Back-to-School Flash Enrollment Survey Highlights

December 17, 2020 Jinghua Liu

In September 2020, EMA conducted a back-to-school flash enrollment survey with the primary focus on enrollment outcomes for the 2020–21 school year. The main survey findings are summarized as follows:


Overall, more than 60% of schools hit their enrollment goals. Still, aboutone-third of schools did not hit their enrollment goals.

Challenges that schools are experiencing.

While families unable to afford tuition due to a change of financial situation related to COVID-19 was the main challenge for day schools, boarding schools were more challenged by a loss of international students.

Challenges for the coming year.

Most schools have concerns about uncertainty regarding how the new academic year will unfold and how they are going to communicate with families in light of those uncertainties.

Adjustments in the admissions process.

The majority of schools will offer some virtual activities. About one-third of schools are changing their standardized admission test practice by going test optional.

It is worth noting that more than 80% of schools thought that “increased interest from families enrolled in public schools” could be the greatest opportunity. The pandemic could serve as an opportunity for independent schools to enlarge the application funnel and recruit more students from public schools by making thoughtful marketing campaigns promoting independent schools’ strong academic programs, the quality of their in-person learning, their extracurricular activities and programs, the school atmosphere, and the pursuit of excellence.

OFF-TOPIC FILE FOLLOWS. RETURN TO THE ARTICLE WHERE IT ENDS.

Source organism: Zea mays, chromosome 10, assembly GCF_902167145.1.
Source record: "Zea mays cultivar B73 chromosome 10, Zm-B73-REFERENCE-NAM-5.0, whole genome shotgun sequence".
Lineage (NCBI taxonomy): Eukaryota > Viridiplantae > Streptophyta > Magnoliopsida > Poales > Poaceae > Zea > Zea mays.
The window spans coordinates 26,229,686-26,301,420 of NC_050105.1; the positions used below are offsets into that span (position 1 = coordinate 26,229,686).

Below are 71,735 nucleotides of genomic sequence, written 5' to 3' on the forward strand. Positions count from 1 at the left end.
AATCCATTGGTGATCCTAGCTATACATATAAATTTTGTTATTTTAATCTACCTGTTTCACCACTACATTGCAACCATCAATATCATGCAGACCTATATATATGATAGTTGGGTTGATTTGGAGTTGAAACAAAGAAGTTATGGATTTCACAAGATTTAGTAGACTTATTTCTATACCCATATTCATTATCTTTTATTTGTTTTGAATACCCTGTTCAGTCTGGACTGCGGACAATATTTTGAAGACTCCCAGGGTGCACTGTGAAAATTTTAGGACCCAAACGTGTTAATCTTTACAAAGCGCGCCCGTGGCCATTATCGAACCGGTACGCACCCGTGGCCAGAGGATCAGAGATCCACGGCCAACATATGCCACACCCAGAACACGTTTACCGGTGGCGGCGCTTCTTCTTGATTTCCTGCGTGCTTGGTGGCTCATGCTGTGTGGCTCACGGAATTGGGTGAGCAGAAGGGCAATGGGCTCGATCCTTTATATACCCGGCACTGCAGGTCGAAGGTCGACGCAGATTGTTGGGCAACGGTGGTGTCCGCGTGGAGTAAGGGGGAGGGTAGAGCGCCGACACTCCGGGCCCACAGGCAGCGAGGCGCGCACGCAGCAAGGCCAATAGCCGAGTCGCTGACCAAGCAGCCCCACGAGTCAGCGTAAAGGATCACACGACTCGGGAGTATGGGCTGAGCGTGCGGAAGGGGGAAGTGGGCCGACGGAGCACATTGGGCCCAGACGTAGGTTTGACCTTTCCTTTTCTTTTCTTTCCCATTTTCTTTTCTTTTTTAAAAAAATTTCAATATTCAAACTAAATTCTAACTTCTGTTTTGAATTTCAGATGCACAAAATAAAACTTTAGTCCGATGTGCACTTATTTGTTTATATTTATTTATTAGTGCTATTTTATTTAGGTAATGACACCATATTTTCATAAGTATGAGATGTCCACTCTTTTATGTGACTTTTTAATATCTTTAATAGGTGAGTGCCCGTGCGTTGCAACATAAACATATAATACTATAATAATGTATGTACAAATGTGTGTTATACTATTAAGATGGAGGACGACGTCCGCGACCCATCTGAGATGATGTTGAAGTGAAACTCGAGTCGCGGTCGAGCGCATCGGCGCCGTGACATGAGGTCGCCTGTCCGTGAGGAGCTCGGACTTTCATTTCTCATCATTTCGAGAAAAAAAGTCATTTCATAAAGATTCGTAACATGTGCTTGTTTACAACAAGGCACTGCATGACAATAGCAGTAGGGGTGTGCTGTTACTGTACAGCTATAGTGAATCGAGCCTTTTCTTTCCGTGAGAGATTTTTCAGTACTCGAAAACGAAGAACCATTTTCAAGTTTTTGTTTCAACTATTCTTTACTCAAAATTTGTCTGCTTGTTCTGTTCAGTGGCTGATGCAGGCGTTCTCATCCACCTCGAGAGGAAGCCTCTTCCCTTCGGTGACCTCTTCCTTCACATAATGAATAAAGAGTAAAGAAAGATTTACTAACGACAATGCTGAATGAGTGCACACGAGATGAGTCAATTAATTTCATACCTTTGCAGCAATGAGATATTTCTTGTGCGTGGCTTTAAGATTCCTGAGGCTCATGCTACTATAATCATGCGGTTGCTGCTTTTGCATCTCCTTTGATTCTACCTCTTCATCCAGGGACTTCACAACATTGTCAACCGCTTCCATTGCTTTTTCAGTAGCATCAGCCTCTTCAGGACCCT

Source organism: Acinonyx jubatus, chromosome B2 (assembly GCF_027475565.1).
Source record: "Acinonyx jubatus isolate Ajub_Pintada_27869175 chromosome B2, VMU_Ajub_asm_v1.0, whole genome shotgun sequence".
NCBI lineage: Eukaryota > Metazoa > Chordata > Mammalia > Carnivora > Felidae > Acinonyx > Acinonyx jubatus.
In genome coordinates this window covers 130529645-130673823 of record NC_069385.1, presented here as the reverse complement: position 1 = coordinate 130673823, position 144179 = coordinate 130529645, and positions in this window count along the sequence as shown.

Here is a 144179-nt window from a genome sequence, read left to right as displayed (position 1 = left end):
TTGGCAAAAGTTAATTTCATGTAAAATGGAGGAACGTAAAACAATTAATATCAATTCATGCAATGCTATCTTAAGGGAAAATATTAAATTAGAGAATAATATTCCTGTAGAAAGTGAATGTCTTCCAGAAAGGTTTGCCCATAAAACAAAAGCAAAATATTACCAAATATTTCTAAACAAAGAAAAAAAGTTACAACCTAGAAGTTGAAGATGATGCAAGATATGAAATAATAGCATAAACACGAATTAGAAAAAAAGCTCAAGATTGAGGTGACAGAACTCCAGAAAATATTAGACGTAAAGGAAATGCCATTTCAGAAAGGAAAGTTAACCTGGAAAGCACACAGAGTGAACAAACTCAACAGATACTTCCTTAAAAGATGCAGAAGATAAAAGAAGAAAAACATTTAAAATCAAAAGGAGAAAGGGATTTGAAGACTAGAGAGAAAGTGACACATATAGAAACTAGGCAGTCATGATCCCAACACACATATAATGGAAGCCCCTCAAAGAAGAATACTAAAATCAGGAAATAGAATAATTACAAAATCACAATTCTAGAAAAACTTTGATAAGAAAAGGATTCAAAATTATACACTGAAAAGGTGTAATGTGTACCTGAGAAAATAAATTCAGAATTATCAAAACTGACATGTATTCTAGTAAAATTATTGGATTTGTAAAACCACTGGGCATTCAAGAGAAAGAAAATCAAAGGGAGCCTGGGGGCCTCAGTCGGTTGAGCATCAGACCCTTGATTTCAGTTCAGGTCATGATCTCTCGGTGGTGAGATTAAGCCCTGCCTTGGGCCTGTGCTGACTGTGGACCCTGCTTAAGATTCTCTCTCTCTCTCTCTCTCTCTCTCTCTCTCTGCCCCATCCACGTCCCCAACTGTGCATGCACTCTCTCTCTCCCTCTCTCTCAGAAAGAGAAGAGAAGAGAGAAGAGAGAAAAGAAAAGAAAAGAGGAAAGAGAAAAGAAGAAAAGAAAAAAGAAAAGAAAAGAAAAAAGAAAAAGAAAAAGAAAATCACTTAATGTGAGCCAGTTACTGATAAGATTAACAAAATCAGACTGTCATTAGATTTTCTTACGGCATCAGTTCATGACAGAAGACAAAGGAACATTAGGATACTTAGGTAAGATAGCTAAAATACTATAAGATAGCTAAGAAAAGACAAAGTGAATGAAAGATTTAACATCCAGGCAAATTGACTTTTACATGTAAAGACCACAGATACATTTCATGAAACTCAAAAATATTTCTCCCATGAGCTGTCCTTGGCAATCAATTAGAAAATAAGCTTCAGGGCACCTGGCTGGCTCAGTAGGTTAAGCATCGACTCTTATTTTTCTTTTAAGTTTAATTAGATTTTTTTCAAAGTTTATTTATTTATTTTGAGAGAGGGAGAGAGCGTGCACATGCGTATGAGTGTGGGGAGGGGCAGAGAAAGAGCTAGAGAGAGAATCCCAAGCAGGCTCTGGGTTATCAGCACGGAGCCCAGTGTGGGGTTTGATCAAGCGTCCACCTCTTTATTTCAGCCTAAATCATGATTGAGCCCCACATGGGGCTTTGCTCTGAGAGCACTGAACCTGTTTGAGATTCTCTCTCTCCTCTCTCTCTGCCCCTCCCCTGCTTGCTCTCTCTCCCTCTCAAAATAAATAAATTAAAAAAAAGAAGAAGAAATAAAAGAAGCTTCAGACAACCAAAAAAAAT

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About the Author

Jinghua Liu

Dr. Jinghua Liu is a seasoned expert in test scoring and fairness. She joined EMA in 2012 and leads the team responsible for ensuring that the SSAT continues to be a state-of-the art assessment grounded in research and fair practice. Jinghua has more than 15 years of psychometric experience, including managing large-scale testing programs for Educational Testing Service (ETS). She served as psychometric manager for the SAT and for the Test of English for International Communication (TOEIC). Additionally, she was the SAT statistical coordinator for more than 10 years, during which time she led the 2005 redesign of the SAT. Her work on applied research has been published in more than 30 publications and presented at more than 60 conferences. She earned her PhD and M.Ed in educational psychology at the University of Missouri-Columbia and holds a bachelor’s degree in psychology from Peking University in Beijing, China. She also holds an MBA from Rutgers University.

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